Primary Focus of Sports

I went to lunch with a friend the other day whose daughter recently accepted a scholarship to play lacrosse at a big time ACC school. We talked about the hours and money his family has spent traveling to different tournaments and showcases. Not to mention the day to day costs for equipment and coaches. We did the quick math and it turns out that the money dished out over the course of her playing days actually exceeded the scholarship money. And so his conclusion, which he heard from another friend, was that we would all likely be better off replacing these youth sports hours and money with reading. It could have resulted in a slew of possibilities- higher grades, academic scholarship, less money,- the list could go on and on. But there is a flaw in my friend’s thinking. Consider the comradery, sportsmanship, teamwork, character development, and powerful energy that we would lose if we didn’t engage in sports. The problem isn’t the amount of time we play sports or really even the money, it’s that we are not harnessing the energy and power we get from sports into the most beneficial channels.

I want to throw out a few stats in an effort to clarify this point-

  • Youth sports is a $18-20b/year market. This rivals the NFL. It is expected to increase to around $78b by 2026. (globenewswire.com)
  • According to Project Play and Utah State, families spend about $30b/year on youth sports
  • Teamgenius says that an average family spends between $700-$1000/month on sports
  • There are roughly 8 million high school athletes. 495,000 of them play at the NCAA level. That’s 6%.
  • 2% of student athletes receive scholarships (USNews.com)
  • The average scholarship is $18k (USNews.com)

When we take all of this into account, it seems unwarranted that there would be so much focus on specialization and so much pressure to get better and better every time you step on the court. So, the question is, why can’t we compete, play hard, focus on improving, and at the same time, use those skills for something bigger than ourselves? Imagine a world where we took a market roughly the size of the NFL and leveraged that into doing good in the local, national, and global communities. Not only would it be an unstoppable movement, but it would benefit the individual athletes as well. Volunteering opens our eyes to new experiences which can lead to the identification of passions, new relationships, character development, and more.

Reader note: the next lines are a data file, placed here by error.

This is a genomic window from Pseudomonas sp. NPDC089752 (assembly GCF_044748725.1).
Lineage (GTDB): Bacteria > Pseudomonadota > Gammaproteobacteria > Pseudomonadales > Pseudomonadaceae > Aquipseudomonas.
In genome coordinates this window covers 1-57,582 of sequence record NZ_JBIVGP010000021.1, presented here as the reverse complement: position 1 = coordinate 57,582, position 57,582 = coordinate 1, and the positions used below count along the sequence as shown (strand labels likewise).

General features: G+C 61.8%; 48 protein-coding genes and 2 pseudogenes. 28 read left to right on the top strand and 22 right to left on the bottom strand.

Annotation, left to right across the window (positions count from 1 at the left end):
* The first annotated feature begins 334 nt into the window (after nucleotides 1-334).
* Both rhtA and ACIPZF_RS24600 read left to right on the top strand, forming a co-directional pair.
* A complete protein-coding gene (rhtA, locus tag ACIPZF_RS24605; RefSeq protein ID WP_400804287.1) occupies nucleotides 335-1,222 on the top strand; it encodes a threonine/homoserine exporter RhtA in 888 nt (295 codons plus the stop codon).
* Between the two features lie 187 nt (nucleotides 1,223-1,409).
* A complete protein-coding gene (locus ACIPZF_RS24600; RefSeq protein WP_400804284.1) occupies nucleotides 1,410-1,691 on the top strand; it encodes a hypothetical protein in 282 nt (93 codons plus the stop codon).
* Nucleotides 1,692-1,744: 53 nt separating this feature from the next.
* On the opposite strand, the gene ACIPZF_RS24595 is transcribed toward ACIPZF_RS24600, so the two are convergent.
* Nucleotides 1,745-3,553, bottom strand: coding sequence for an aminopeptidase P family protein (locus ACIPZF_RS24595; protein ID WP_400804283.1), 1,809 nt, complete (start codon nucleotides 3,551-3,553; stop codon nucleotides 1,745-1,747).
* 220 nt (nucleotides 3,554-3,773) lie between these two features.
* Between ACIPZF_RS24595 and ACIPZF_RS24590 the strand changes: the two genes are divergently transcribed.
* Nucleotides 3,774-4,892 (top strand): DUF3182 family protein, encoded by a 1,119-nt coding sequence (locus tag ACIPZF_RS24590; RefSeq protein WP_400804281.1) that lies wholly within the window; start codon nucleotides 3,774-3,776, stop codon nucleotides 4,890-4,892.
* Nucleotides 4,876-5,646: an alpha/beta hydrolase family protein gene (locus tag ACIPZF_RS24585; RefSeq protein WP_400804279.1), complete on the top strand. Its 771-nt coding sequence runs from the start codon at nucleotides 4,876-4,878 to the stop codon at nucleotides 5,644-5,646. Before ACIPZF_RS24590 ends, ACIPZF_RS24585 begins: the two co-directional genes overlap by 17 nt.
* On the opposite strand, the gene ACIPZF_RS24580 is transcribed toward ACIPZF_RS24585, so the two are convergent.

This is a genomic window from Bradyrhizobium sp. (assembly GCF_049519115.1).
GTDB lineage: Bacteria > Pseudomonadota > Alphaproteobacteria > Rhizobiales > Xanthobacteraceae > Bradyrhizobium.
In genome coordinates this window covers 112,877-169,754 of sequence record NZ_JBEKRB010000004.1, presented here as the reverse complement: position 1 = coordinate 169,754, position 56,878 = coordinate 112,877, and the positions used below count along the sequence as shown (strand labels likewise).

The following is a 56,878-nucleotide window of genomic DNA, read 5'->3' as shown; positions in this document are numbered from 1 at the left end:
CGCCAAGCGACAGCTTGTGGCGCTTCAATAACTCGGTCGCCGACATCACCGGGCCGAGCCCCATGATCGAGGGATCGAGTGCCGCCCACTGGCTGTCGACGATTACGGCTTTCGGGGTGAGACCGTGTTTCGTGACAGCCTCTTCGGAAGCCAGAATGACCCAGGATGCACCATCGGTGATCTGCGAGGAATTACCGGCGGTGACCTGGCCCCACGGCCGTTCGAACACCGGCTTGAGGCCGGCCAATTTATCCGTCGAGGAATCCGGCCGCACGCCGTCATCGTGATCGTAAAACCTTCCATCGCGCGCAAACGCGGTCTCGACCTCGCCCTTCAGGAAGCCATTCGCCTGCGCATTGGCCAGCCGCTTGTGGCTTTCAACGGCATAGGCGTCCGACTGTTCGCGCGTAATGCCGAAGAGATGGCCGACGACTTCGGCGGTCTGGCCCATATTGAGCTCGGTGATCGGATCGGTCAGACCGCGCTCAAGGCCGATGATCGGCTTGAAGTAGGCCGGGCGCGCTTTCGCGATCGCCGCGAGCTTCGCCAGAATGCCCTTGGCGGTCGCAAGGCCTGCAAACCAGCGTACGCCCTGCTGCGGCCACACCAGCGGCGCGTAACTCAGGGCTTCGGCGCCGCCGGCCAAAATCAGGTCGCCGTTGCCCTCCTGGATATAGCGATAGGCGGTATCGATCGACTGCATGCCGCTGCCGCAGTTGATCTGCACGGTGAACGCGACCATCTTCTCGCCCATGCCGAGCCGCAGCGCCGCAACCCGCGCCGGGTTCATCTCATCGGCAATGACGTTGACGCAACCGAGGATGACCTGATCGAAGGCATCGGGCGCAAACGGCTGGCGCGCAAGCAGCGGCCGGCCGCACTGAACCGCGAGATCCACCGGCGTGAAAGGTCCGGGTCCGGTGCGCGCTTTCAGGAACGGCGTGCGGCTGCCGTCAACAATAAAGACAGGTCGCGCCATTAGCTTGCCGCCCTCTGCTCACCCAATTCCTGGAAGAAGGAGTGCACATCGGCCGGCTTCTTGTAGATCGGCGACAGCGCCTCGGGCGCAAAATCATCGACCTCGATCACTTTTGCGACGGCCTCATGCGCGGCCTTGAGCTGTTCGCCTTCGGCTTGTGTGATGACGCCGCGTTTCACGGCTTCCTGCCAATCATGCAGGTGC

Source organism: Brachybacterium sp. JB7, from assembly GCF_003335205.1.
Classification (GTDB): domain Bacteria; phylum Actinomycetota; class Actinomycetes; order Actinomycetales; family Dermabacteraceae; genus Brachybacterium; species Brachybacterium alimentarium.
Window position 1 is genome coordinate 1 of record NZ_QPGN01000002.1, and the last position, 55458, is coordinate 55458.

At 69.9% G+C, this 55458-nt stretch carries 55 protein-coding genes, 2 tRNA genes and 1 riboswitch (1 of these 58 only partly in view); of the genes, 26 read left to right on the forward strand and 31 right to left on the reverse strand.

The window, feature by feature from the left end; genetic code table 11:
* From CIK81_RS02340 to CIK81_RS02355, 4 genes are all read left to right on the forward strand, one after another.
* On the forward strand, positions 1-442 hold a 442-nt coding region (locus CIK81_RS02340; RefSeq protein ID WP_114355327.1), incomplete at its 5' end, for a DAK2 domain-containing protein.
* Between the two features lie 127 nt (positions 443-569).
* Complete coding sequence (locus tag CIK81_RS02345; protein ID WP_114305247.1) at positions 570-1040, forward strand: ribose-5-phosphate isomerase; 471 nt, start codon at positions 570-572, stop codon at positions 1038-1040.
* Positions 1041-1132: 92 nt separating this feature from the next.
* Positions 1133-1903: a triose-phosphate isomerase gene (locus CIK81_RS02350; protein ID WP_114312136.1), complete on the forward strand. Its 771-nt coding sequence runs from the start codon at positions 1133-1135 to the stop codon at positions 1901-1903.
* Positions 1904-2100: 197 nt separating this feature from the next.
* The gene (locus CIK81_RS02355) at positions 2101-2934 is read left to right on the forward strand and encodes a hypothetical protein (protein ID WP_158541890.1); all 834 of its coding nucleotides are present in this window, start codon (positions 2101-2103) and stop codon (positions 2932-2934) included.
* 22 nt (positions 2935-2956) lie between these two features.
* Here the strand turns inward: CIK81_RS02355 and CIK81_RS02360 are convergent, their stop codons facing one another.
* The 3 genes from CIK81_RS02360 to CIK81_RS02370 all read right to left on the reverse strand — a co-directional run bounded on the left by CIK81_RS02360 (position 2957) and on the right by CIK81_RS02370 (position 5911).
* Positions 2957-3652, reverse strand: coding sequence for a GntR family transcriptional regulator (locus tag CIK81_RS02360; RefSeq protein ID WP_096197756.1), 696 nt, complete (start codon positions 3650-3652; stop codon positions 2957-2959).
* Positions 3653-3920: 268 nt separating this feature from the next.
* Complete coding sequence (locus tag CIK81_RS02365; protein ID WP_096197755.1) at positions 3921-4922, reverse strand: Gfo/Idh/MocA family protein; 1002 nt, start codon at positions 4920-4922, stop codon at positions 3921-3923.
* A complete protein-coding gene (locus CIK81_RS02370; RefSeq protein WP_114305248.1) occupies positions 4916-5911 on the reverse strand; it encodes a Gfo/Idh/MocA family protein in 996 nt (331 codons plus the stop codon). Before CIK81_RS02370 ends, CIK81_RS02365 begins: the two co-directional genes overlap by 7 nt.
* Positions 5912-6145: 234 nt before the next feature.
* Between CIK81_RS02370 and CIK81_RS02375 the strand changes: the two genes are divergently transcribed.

To be clear, earning an athletic scholarship is an amazing accomplishment and should truly be celebrated. In the same breath, specialization is not necessarily a bad thing. However, neither should be the primary focus of any athlete or coach. We all hear the cliché that sports develops character. Let’s create a movement where we can actually do this. Let’s focus on an idea, a person, a community that transcends sports. Let’s use our athletic talent and gifts to volunteer and make a difference.